While MIBG scintigraphy has been extensively studied in DLB in Japan, it hasn’t received the same amount of research or clinical interest in the U.S. People with diabetes and heart disease can have abnormal results with this scan, potentially limiting its use for diagnosis of DLB in the U.S.

Researchers at Banner Sun Health Research Institute analyzed data and samples from whole body autopsies of deceased participants of the Arizona Study of Aging and Neurodegenerative Disorders. Study subjects included people with autopsy-confirmed pure Alzheimer’s disease (AD), AD+DLB, Alzheimer’s disease with lesser amounts of Lewy bodies (ADLB), incidental (minimal) Lewy body disease (iLBD), Parkinson’s disease (PD), and people with no cognitive or movement disorders (healthy controls).

Tissue samples from the heart were studied to compare the number of cardiac nerve fibers. These fibers are very thin thread-like lines that transmit nerve signals. The subjects with PD and AD/DLB had fewer nerve fibers than the healthy controls. There was no significant difference in nerve fibers between healthy controls and subjects with AD, ADLB or ILBD.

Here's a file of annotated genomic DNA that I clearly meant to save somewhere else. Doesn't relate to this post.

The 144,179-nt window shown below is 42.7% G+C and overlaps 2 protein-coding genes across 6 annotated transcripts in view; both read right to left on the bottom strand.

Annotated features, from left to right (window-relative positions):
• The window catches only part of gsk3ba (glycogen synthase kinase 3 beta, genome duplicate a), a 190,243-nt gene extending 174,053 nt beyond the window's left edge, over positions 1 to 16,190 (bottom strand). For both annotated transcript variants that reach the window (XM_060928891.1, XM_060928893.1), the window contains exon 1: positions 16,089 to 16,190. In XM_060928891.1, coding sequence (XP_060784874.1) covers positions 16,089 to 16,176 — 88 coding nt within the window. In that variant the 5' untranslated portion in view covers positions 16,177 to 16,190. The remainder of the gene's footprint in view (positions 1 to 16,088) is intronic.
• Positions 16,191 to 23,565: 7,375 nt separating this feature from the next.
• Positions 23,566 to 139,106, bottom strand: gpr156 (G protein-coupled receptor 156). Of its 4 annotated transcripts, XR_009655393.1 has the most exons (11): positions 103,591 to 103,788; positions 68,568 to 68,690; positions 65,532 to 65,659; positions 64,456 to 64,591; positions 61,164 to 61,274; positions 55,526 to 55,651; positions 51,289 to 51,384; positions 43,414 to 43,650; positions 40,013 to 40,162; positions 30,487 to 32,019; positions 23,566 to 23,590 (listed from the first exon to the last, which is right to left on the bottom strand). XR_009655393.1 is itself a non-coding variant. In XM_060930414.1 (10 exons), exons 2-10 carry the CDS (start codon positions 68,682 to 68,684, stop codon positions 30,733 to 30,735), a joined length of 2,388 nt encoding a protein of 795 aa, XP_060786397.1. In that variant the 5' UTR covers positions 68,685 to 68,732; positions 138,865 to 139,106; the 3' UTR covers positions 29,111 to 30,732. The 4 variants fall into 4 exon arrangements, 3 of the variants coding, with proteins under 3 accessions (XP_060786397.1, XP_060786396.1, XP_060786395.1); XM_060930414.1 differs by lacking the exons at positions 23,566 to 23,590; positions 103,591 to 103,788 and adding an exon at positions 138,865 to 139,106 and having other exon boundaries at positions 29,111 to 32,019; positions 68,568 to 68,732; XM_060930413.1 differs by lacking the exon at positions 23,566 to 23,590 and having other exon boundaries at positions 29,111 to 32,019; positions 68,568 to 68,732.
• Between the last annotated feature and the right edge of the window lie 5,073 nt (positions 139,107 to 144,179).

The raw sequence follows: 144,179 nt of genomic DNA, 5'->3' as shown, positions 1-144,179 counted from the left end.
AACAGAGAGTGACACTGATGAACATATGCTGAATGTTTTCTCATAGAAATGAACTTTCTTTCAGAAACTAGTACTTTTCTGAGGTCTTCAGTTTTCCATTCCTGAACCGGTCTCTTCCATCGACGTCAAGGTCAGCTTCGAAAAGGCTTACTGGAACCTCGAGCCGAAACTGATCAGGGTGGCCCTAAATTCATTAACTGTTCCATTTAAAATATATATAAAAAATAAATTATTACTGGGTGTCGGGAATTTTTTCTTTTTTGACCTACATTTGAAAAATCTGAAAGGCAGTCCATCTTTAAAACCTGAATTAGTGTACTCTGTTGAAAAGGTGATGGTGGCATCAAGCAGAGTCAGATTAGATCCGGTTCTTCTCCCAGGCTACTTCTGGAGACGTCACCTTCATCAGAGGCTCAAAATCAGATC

In this study, nearly 50% of the AD+DLB cases had been diagnosed with AD during life. These mixed dementia cases are of considerable concern in clinical trials; individuals with AD+DLB can have a blended clinical picture and even different responses to medications than those with AD alone.

Further research is needed to determine the role MIBG scintigraphy might play in clinical trials for AD and DLB.